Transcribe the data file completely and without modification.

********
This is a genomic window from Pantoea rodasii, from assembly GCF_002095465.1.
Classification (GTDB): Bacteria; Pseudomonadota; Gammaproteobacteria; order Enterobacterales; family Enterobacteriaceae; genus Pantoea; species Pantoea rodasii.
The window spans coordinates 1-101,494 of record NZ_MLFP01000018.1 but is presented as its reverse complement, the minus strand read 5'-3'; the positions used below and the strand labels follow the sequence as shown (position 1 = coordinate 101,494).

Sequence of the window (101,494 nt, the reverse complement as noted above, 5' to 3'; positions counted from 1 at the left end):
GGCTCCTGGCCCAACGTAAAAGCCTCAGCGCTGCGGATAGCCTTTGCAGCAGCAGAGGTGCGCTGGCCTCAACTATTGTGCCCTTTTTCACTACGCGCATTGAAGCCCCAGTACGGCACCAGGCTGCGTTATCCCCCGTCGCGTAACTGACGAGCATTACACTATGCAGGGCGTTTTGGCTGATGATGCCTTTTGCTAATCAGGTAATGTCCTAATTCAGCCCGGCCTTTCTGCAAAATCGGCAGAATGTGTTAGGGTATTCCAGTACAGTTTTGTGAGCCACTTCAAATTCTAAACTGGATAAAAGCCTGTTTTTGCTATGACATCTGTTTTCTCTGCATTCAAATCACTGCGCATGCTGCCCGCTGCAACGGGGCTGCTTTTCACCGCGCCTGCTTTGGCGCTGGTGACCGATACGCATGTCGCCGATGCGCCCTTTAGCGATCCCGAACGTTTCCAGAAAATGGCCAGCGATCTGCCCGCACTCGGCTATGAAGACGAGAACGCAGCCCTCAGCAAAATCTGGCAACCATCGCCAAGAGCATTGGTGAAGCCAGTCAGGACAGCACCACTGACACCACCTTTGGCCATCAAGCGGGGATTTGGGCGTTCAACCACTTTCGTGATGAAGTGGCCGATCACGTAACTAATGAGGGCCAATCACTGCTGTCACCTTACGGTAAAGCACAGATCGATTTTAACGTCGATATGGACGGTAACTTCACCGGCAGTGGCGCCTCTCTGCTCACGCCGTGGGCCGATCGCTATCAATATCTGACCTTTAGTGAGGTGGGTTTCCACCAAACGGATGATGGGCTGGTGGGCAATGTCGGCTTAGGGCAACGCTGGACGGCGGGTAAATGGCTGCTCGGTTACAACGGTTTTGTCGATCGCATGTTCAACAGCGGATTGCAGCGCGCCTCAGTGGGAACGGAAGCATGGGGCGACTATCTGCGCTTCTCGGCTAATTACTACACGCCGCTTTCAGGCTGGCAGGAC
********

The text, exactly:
This is a genomic window from Pantoea rodasii, from assembly GCF_002095465.1.
Classification (GTDB): Bacteria; Pseudomonadota; Gammaproteobacteria; order Enterobacterales; family Enterobacteriaceae; genus Pantoea; species Pantoea rodasii.
The window spans coordinates 1-101,494 of record NZ_MLFP01000018.1 but is presented as its reverse complement, the minus strand read 5'-3'; the positions used below and the strand labels follow the sequence as shown (position 1 = coordinate 101,494).

Sequence of the window (101,494 nt, the reverse complement as noted above, 5' to 3'; positions counted from 1 at the left end):
GGCTCCTGGCCCAACGTAAAAGCCTCAGCGCTGCGGATAGCCTTTGCAGCAGCAGAGGTGCGCTGGCCTCAACTATTGTGCCCTTTTTCACTACGCGCATTGAAGCCCCAGTACGGCACCAGGCTGCGTTATCCCCCGTCGCGTAACTGACGAGCATTACACTATGCAGGGCGTTTTGGCTGATGATGCCTTTTGCTAATCAGGTAATGTCCTAATTCAGCCCGGCCTTTCTGCAAAATCGGCAGAATGTGTTAGGGTATTCCAGTACAGTTTTGTGAGCCACTTCAAATTCTAAACTGGATAAAAGCCTGTTTTTGCTATGACATCTGTTTTCTCTGCATTCAAATCACTGCGCATGCTGCCCGCTGCAACGGGGCTGCTTTTCACCGCGCCTGCTTTGGCGCTGGTGACCGATACGCATGTCGCCGATGCGCCCTTTAGCGATCCCGAACGTTTCCAGAAAATGGCCAGCGATCTGCCCGCACTCGGCTATGAAGACGAGAACGCAGCCCTCAGCAAAATCTGGCAACCATCGCCAAGAGCATTGGTGAAGCCAGTCAGGACAGCACCACTGACACCACCTTTGGCCATCAAGCGGGGATTTGGGCGTTCAACCACTTTCGTGATGAAGTGGCCGATCACGTAACTAATGAGGGCCAATCACTGCTGTCACCTTACGGTAAAGCACAGATCGATTTTAACGTCGATATGGACGGTAACTTCACCGGCAGTGGCGCCTCTCTGCTCACGCCGTGGGCCGATCGCTATCAATATCTGACCTTTAGTGAGGTGGGTTTCCACCAAACGGATGATGGGCTGGTGGGCAATGTCGGCTTAGGGCAACGCTGGACGGCGGGTAAATGGCTGCTCGGTTACAACGGTTTTGTCGATCGCATGTTCAACAGCGGATTGCAGCGCGCCTCAGTGGGAACGGAAGCATGGGGCGACTATCTGCGCTTCTCGGCTAATTACTACACGCCGCTTTCAGGCTGGCAGGAC